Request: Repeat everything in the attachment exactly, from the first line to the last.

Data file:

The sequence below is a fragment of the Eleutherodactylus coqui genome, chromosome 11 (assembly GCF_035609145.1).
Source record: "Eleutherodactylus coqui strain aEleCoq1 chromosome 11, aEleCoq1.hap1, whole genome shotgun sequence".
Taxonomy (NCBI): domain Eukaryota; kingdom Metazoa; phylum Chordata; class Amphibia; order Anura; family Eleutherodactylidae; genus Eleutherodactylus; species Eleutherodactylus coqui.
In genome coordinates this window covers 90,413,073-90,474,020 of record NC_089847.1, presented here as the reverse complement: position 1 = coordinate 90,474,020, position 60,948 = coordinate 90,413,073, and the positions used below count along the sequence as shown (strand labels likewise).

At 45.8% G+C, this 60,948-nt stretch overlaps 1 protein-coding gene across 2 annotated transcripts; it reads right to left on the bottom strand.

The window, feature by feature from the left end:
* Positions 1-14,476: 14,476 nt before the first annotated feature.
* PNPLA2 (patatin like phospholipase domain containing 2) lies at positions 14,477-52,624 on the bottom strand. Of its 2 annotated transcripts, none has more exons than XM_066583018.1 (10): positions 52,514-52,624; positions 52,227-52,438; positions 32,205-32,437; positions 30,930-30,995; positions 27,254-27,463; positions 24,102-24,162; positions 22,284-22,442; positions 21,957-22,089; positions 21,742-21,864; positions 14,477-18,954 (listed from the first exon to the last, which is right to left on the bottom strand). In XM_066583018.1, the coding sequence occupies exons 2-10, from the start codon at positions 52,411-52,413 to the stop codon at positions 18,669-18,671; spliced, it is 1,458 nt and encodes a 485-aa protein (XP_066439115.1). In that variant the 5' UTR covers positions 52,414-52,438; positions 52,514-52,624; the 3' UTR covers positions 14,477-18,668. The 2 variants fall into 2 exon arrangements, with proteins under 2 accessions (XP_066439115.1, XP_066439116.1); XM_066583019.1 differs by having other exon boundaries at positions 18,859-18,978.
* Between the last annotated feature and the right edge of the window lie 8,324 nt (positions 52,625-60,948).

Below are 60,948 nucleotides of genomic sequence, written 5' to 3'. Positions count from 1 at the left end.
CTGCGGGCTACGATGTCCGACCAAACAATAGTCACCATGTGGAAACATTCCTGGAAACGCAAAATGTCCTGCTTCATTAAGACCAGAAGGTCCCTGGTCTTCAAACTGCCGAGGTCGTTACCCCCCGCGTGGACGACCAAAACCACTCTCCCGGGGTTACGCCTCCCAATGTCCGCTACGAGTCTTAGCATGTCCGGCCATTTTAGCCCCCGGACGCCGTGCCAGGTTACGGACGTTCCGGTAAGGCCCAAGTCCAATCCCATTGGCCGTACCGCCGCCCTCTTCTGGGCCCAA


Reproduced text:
The sequence below is a fragment of the Eleutherodactylus coqui genome, chromosome 11 (assembly GCF_035609145.1).
Source record: "Eleutherodactylus coqui strain aEleCoq1 chromosome 11, aEleCoq1.hap1, whole genome shotgun sequence".
Taxonomy (NCBI): domain Eukaryota; kingdom Metazoa; phylum Chordata; class Amphibia; order Anura; family Eleutherodactylidae; genus Eleutherodactylus; species Eleutherodactylus coqui.
In genome coordinates this window covers 90,413,073-90,474,020 of record NC_089847.1, presented here as the reverse complement: position 1 = coordinate 90,474,020, position 60,948 = coordinate 90,413,073, and the positions used below count along the sequence as shown (strand labels likewise).

At 45.8% G+C, this 60,948-nt stretch overlaps 1 protein-coding gene across 2 annotated transcripts; it reads right to left on the bottom strand.

The window, feature by feature from the left end:
* Positions 1-14,476: 14,476 nt before the first annotated feature.
* PNPLA2 (patatin like phospholipase domain containing 2) lies at positions 14,477-52,624 on the bottom strand. Of its 2 annotated transcripts, none has more exons than XM_066583018.1 (10): positions 52,514-52,624; positions 52,227-52,438; positions 32,205-32,437; positions 30,930-30,995; positions 27,254-27,463; positions 24,102-24,162; positions 22,284-22,442; positions 21,957-22,089; positions 21,742-21,864; positions 14,477-18,954 (listed from the first exon to the last, which is right to left on the bottom strand). In XM_066583018.1, the coding sequence occupies exons 2-10, from the start codon at positions 52,411-52,413 to the stop codon at positions 18,669-18,671; spliced, it is 1,458 nt and encodes a 485-aa protein (XP_066439115.1). In that variant the 5' UTR covers positions 52,414-52,438; positions 52,514-52,624; the 3' UTR covers positions 14,477-18,668. The 2 variants fall into 2 exon arrangements, with proteins under 2 accessions (XP_066439115.1, XP_066439116.1); XM_066583019.1 differs by having other exon boundaries at positions 18,859-18,978.
* Between the last annotated feature and the right edge of the window lie 8,324 nt (positions 52,625-60,948).

Below are 60,948 nucleotides of genomic sequence, written 5' to 3'. Positions count from 1 at the left end.
CTGCGGGCTACGATGTCCGACCAAACAATAGTCACCATGTGGAAACATTCCTGGAAACGCAAAATGTCCTGCTTCATTAAGACCAGAAGGTCCCTGGTCTTCAAACTGCCGAGGTCGTTACCCCCCGCGTGGACGACCAAAACCACTCTCCCGGGGTTACGCCTCCCAATGTCCGCTACGAGTCTTAGCATGTCCGGCCATTTTAGCCCCCGGACGCCGTGCCAGGTTACGGACGTTCCGGTAAGGCCCAAGTCCAATCCCATTGGCCGTACCGCCGCCCTCTTCTGGGCCCAA